While you can easily guess how things will be played out during the Jokgu game scenes, the movie is still fun and engaging even during its most predictable moments thanks to its bouncing wit and energy. As a guy who has spent almost 15 years in the KAIST campus, I liked its ordinary but pleasant campus mood, and I could not help but be amused by a very funny scene involved with the open talk session between the chancellor and a group of students in the auditorium. While he may be an ineffectual chancellor who somehow got his position, the chancellor gives blunt and honest answers to his students’ questions, and that certainly makes his fastidious aid very uncomfortable.
As the hapless but lovable hero, Ahn Jae-hong instantly wins our affection in his amiable comic performance which will be a breakthrough for his career. Like Song Kang-ho, Ahn has natural likability in his screen presence, and you cannot help but cheer for his character even when you are well aware of a transient victory he passionately pursues. Regardless of whether he wins his final game or not, his mundane life with no promising future will be there for him as before, but he is willing to go all the way for getting another excitement from a trivial sport he dearly loves, and I must admit that there is something admirable about his innocent passion.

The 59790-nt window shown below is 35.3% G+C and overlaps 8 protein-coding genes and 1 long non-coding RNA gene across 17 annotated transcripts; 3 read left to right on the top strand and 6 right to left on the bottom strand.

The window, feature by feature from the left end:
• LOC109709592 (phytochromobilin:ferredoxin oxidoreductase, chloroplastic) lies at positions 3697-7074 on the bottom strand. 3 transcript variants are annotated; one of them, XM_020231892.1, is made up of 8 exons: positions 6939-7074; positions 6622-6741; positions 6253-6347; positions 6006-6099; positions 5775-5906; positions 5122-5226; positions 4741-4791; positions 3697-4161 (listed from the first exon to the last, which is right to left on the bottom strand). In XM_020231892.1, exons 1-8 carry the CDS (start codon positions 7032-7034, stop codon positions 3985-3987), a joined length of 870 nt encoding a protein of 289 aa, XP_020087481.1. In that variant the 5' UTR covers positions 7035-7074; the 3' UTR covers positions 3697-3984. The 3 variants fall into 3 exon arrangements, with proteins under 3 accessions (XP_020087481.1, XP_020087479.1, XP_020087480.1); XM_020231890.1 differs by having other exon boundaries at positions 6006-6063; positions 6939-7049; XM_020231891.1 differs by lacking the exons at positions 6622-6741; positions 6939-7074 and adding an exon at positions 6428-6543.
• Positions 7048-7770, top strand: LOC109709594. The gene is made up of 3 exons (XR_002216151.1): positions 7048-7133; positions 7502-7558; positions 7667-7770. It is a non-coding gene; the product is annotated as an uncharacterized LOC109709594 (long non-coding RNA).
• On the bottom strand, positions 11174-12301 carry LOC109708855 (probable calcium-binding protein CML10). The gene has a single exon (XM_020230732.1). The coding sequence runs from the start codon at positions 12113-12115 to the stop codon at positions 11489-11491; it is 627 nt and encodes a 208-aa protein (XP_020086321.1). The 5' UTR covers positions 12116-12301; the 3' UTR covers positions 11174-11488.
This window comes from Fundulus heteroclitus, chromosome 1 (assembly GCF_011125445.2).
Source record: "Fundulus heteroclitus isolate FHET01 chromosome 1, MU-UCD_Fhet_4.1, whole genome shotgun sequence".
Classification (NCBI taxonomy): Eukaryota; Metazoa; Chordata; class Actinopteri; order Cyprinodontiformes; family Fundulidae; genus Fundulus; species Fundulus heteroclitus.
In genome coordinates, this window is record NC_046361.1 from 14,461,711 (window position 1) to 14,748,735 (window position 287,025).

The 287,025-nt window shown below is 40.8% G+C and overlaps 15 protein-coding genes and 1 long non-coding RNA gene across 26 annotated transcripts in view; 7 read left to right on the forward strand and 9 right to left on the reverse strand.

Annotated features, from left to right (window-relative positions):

The supporting performers around Anh are solid with extra laughs for us. Hwang Seung-eon has a fun with her character while being credible in her character’s complicated feelings about two men around her, and she and Ahn have a surprisingly emotional scene during their English class presentation where they have to play a certain scene from the “Back to the Future” trilogy. While Jeong Woo-sik is also good as the third character in the triangle relationship in the story, Ryoo Hye-rin and Park Ho-san are fun to watch as seasoned college students, and they make a nice contrast to Jeong Woo-sik and Hwang Mi-yeong.
This is the debut film by the director Woo Moon-gi, and he handles well the screenplay by Kim Tae-gon with a good sense of comic timing as engaging our attention through his competent direction. While there are several exaggerated moments which may look too cartoonish for you, this is a comedy willing to do anything for laughs, and it succeeds in most cases while drawing good laughs from us. I still do not have much interest in Jokgu, but this is a small, charming fun to play and laugh with.